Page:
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It would be interesting to know how many of those on this thread have actually personally experienced universal healthcare.

I have lived the last few years with universal healthcare. The differences in quality are not even in the same ballpark. If you want a hospital that looks like a ward from the 60s with no air conditioning then sign yourself up for the universal plan. A GP (family doc) to tell you that if you still have that earache in 3 months come back - get on the list. Given a prescription "close" to the one you had in the US - which made you sick and they think might have caused a blood clot (necessitating the trip the nasty hospital). FWIW-all of these instances were in the UK, I'm not brave enough to try Russia's system.

I'm fortunate enough to have worldwide private insurance - which meant that if I didn't want to go to the NHS hospital (which is gross) I had access to the private hospital. This employer provided insurance was considered a great benefit by the local employees as well.

Did I mention the 40% tax withholding to pay for the rubbish system?

I by no means think the US system doesn't have flaws - it does - they all do.

There is a big difference between healthcare for everyone and good healthcare for everyone. If anyone expects that they will receive the same level of care under a government system IMO it is frankly naive.
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Old 07-11-2007, 01:16 PM   #56
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I just wish they would make health care affordable.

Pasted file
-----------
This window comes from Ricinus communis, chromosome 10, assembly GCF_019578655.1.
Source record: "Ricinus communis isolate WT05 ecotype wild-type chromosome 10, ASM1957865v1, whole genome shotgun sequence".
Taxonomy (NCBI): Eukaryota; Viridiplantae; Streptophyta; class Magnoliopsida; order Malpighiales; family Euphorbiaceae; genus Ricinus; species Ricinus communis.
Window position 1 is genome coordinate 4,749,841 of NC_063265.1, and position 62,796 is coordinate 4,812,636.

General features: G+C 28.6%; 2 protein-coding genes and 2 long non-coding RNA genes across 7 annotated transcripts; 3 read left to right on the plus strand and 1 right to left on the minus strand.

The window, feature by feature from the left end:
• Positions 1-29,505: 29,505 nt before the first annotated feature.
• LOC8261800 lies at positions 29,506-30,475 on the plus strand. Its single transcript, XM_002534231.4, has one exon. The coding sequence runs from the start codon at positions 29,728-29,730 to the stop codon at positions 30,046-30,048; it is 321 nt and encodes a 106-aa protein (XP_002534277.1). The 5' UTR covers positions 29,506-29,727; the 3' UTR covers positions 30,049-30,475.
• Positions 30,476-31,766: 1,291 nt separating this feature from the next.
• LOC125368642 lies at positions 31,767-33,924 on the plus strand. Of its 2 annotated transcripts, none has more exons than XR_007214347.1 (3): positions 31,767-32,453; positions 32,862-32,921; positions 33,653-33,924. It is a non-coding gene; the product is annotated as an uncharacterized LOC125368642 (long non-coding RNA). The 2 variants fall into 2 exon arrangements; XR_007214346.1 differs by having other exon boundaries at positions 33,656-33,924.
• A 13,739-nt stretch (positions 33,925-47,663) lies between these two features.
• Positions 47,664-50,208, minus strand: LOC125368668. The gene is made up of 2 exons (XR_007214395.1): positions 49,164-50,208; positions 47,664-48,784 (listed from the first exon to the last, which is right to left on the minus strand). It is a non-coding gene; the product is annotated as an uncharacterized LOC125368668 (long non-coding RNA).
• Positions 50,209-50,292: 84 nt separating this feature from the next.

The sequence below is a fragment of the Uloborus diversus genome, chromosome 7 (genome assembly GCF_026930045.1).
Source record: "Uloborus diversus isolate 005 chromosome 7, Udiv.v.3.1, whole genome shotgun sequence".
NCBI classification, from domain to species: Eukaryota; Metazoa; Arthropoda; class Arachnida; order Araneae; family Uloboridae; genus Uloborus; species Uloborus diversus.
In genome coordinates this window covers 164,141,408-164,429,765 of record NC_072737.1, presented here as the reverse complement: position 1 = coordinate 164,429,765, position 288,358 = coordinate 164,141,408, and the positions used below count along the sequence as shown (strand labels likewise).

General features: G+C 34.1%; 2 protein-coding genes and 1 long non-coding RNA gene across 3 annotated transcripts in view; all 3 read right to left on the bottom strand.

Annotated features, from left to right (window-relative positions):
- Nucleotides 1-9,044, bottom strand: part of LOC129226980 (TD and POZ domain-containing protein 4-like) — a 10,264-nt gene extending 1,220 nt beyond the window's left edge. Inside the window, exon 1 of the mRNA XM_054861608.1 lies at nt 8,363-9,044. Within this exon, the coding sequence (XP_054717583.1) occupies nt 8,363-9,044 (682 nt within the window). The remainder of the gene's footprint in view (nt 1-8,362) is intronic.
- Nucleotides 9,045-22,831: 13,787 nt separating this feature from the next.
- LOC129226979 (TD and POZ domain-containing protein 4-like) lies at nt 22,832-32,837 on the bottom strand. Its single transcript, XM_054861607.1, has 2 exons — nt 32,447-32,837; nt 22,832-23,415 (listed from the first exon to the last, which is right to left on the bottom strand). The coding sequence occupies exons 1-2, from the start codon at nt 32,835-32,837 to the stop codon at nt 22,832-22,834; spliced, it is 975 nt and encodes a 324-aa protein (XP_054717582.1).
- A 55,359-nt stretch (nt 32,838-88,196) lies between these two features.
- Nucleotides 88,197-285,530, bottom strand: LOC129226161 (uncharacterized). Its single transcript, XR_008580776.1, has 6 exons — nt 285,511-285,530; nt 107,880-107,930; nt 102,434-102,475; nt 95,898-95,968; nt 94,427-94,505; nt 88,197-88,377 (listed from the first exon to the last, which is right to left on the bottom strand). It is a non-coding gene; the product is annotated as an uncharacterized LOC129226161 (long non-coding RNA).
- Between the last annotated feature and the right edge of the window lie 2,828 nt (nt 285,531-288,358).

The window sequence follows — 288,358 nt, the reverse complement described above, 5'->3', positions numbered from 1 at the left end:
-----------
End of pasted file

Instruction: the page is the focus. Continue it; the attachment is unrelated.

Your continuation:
THings like paying 30 bucks for a tylenol in the hospital, or paying 3 grand to get a needle stuck in your butt are insane.

I am for as little gov control as possible, but I do think they need to regulate pricing in the health care system especially things like ER visits. Just because we have no choice.

I once told a doctor that charged me 3k for a kidney stone (just to get a shot and x-ray), I said, what if you came in my store, and my store was the only place you could eat, and if you did not eat there you would suffer horrible pain, and possible have kidney failure, and I said sure I will make you some food, but it will cost you 3,000 bucks.

I would have no problem paying reasonable amounts to a hospital, but the system is just outa control.

I also think it is nuts that they charge a billion dollar insurance company 15% of the actual bill or even less, yet they would charge a person with 10k a year income, and no insurance, FULL price.

As far as feeling ashamed to be American sometimes, I must say that there are many times that I do, after dealing with the general public and how rude they are, and how toddler like 50 year olds in America can act. I think of these people going to other countries to visit, and think, well no wonder they hate Americans. I traveled quite a bit during the Marines and after, and I can say without a doubt, Americans are the rudest people I have ever met in my life. And believe me, it pains me to say that. I wish it were not true